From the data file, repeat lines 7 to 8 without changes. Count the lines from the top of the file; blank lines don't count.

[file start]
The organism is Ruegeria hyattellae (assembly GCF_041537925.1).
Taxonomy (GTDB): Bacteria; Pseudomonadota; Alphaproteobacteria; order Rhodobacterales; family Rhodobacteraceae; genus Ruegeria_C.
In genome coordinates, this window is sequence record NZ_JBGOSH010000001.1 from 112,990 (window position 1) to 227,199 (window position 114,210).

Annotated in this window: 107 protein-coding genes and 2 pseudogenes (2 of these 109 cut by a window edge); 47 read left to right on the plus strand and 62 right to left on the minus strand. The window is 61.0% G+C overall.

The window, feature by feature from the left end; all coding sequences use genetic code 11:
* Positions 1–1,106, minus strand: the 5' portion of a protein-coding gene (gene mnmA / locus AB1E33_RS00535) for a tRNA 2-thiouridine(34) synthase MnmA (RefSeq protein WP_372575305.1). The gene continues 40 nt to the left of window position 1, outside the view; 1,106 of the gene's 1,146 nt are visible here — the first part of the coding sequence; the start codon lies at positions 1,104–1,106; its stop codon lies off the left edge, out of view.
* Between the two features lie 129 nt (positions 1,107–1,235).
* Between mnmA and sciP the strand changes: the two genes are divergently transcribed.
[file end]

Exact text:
* Between the two features lie 129 nt (positions 1,107–1,235).
* Between mnmA and sciP the strand changes: the two genes are divergently transcribed.